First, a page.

Putting children’s rights centre stage at the UN
Graphic: Megan Mitchell, National Children’s Commissioner, outside the Palais de Nations in Geneva
Australia’s inaugural National Children’s Commissioner addressed the UN Committee on the Rights of the Child for the first time.
The National Children's Commissioner, Megan Mitchell, has appeared before the United Nations Committee on the Rights of the Child to discuss the findings in her recent report on the state of children's rights in Australia.
The report sets out the key human rights concerns for children and young people in Australia and was produced with input from almost 23,000 children, 100 stakeholders and 127 written submissions.
Commissioner Mitchell also met personally with around 450 children across the country, in order to learn more about their lives and experiences.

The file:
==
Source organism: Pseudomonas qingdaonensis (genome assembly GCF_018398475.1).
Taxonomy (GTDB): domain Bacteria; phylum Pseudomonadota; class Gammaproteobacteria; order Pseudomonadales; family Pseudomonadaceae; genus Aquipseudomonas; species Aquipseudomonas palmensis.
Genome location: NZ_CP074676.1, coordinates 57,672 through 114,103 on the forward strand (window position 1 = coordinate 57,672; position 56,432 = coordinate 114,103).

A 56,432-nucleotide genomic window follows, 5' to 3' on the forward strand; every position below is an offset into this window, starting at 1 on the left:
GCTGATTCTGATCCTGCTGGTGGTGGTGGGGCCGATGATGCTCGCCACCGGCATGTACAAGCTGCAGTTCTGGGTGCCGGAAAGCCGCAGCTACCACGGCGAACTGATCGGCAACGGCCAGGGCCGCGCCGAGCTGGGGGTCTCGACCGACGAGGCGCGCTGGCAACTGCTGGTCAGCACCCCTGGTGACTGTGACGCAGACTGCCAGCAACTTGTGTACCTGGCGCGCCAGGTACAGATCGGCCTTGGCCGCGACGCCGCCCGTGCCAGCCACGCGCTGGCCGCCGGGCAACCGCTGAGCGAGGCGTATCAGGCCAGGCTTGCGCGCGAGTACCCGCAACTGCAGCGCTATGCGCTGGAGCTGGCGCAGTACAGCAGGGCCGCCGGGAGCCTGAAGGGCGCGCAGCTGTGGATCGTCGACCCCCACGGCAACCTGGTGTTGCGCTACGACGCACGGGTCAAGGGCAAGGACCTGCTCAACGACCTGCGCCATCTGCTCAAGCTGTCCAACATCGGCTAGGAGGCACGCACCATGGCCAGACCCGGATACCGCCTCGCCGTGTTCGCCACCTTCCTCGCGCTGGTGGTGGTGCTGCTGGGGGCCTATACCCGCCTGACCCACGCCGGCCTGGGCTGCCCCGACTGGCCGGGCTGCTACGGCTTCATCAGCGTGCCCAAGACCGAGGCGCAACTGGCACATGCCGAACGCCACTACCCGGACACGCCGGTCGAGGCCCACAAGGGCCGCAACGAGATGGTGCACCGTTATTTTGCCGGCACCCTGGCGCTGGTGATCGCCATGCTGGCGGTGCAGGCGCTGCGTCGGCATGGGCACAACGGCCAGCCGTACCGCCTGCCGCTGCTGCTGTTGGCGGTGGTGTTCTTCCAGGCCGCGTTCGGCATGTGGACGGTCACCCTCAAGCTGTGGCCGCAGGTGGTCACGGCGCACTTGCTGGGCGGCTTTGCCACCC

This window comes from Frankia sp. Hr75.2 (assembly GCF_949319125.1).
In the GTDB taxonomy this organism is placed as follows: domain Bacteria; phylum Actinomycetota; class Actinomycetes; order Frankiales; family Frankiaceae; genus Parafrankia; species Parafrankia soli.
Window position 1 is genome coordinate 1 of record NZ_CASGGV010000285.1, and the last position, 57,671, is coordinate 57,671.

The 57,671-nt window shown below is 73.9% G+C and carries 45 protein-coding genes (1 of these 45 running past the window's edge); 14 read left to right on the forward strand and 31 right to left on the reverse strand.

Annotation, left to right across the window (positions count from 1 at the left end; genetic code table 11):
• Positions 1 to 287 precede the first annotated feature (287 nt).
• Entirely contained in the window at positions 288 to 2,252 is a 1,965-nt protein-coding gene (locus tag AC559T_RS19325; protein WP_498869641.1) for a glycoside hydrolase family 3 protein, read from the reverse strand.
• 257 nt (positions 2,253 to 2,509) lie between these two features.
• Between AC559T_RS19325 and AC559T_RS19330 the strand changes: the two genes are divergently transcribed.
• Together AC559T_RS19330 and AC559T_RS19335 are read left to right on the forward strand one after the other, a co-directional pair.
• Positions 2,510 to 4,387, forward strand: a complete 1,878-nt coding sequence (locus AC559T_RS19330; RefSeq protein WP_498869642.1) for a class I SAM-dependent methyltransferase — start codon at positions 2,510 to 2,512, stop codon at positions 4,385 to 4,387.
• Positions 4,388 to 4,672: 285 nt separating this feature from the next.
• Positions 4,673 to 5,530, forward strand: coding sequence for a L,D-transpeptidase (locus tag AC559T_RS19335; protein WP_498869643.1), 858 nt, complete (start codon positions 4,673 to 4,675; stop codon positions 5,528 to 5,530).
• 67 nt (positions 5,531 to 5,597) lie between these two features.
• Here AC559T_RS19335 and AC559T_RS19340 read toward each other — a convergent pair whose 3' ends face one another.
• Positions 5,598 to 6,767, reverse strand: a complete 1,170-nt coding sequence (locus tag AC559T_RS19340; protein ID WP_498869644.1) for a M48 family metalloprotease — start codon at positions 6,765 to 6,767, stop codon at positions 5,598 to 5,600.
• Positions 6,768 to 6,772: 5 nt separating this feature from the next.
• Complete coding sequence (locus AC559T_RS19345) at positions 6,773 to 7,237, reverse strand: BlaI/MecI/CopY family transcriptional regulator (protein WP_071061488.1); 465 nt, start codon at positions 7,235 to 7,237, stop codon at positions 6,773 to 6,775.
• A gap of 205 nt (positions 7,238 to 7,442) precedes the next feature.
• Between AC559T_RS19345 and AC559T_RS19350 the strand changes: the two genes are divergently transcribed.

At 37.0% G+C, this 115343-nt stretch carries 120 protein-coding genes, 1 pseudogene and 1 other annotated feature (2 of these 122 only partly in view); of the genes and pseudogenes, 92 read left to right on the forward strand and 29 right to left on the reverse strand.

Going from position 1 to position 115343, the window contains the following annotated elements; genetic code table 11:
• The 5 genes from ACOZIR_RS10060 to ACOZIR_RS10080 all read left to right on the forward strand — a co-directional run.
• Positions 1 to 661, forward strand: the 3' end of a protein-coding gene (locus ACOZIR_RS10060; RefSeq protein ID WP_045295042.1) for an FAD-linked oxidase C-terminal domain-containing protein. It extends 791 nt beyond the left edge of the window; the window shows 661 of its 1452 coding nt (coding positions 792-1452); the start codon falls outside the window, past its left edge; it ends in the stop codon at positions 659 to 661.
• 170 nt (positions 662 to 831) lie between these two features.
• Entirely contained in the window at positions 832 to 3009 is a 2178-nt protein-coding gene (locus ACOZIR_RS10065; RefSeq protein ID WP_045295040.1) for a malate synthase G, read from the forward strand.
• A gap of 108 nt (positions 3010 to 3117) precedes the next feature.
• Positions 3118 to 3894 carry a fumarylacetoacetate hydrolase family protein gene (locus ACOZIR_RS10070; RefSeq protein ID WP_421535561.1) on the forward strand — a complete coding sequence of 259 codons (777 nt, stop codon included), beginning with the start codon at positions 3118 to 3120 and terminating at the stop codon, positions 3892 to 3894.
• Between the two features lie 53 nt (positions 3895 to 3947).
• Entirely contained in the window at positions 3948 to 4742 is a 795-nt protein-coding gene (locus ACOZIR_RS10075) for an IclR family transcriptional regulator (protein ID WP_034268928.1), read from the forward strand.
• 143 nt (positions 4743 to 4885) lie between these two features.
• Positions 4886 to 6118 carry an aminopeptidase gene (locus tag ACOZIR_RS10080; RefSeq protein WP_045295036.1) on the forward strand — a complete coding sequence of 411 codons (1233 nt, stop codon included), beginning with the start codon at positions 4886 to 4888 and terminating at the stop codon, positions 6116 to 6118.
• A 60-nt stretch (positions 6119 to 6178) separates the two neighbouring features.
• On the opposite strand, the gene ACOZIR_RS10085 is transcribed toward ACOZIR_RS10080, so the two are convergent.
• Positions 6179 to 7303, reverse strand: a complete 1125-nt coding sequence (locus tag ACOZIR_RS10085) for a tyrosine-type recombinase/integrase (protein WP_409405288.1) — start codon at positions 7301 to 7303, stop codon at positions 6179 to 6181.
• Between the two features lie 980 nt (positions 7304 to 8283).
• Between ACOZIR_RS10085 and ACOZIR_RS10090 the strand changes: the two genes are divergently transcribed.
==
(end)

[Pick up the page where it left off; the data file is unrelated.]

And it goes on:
The report highlights violence and mental health as issues that require urgent attention, as well as recommending that the age of criminal responsibility be raised to 14 years.
It contains 60 recommendations for action by Australian Governments.
"In Australia today, 5.5 million people are under the age of 18. While most of them grow up in safe and healthy environments, there are too many children whose rights are not adequately protected," Ms Mitchell said.
"Going forward, we have much work to do. A central message in the report is the need for stronger measures in policy, law and practice to protect children and advance their rights."
Ms Mitchell's appearance makes history, as she is Australia's inaugural National Children's Commissioner and this is the first time the National Children's Commissioner has made a presentation at the United Nations.
Date: 11 February 2019
- Megan Mitchell, National Children’s Commissioner, outside the Palais de Nations in Geneva - Australian Human Rights Commission